He’s not leader of anything right now, and even if he does win the Liberal crown, it’s a long shot that he will ever get the chance to lead a government. Still, that hasn’t stopped Quebec MP and presumptive leadership front-runner Justin Trudeau from acting like he’s already prime minister.
Trudeau is scheduled to appear at a Liberal rally in Winnipeg on Saturday October 20. This is the first time he is visiting Winnipeg since he announced his intention to run for the leadership of the federal Liberals earlier this month. Once he declared, and even before he confirmed his appearance this weekend, a cadre of Free Press journalists began rousting their contacts in the party to secure a sit-down interview with him whilst in our fair city. In particular, we attempted to get him to do a live webcast interview at the Free Press News Café on McDermot Avenue, where we have interviewed federal politicians such as Finance Minister Jim Flaherty, Immigration Minister Jason Kenney and Heritage Minister James Moore, among others. Heck, we even had then-interim Grit leader Bob Rae in for a chat.
After nearly two weeks of back-and-forth with local Liberals working on his campaign, and his federal handlers, we were told Trudeau "isn’t doing one-on-one interviews" at the moment. We were free to scrum him after his Saturday gig, the Grit handlers said, but that was the extent of his availability.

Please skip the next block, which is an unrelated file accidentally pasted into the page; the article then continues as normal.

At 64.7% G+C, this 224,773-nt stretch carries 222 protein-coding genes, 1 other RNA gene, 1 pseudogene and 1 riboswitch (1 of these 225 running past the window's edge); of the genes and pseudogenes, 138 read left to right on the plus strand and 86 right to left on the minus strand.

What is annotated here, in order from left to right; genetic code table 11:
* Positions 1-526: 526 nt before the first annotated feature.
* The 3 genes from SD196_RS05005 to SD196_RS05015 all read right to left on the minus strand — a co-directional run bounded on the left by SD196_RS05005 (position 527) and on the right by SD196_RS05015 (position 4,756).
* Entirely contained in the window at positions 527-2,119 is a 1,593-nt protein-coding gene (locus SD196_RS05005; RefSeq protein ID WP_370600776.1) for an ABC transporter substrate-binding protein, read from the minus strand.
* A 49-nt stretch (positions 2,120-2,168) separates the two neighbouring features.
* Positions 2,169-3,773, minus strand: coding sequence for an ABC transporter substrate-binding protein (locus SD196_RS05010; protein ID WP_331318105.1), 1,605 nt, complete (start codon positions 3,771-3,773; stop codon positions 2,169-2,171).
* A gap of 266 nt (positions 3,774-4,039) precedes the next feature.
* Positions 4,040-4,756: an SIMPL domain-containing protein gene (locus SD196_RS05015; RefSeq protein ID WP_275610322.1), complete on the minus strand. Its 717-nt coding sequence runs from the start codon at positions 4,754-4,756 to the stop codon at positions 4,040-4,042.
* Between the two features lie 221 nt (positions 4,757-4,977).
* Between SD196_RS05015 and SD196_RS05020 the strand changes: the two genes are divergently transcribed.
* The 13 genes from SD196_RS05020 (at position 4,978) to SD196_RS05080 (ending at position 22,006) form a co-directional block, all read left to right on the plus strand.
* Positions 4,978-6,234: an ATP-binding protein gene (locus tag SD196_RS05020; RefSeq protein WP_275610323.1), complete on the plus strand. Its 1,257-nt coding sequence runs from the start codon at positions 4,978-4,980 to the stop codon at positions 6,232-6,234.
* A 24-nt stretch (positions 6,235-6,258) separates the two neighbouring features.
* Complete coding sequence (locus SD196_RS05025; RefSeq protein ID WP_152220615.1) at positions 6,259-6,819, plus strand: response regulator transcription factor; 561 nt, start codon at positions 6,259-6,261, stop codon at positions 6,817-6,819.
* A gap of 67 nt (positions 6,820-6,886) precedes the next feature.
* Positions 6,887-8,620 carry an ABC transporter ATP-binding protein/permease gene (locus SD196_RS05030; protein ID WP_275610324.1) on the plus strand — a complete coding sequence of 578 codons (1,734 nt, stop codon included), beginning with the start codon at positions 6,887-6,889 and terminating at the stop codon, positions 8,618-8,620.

The fact is Trudeau is doing one-on-one interviews. He did an "exclusive" interview with the Globe and Mail’s Jane Taber, a veteran ‘inside the ropes’ journalist, for a story that appeared October 6. He also did a sit-down with Maclean’s Magazine for their October 11th issue.
I’m sure what Trudeau’s handlers meant to say is, ‘we’re not doing many one-on-one interviews right now, preferring to work with selected journalists to control access and message.’ Don’t get me wrong, from time to time I’ve been lucky enough to be one of those selected journalists, and appreciate that those who did get interviews with Trudeau did it by making good use of the gravitas of their news organizations and their own relationships with key people in his campaign. Good on them. That doesn’t mean that it’s a good political strategy for this politician, at this delicate stage in the history of the Liberal party.
The frustration is that Trudeau’s handlers are already handling him like he is the prime minister. They are engaging in the same rigid, suffocating, hyper-controlled media strategy that the federal Tories apply when Prime Minister Stephen Harper travels the country. However, while it may seem silly to have to point this out, Trudeau is not Stephen Harper. Not only has he not won anything, he hasn’t even demonstrated he has enough support to win the leadership of his party. This is a time when Trudeau should be out barnstorming the country, meeting as many people as possible and making himself available to the media in an unfettered manner.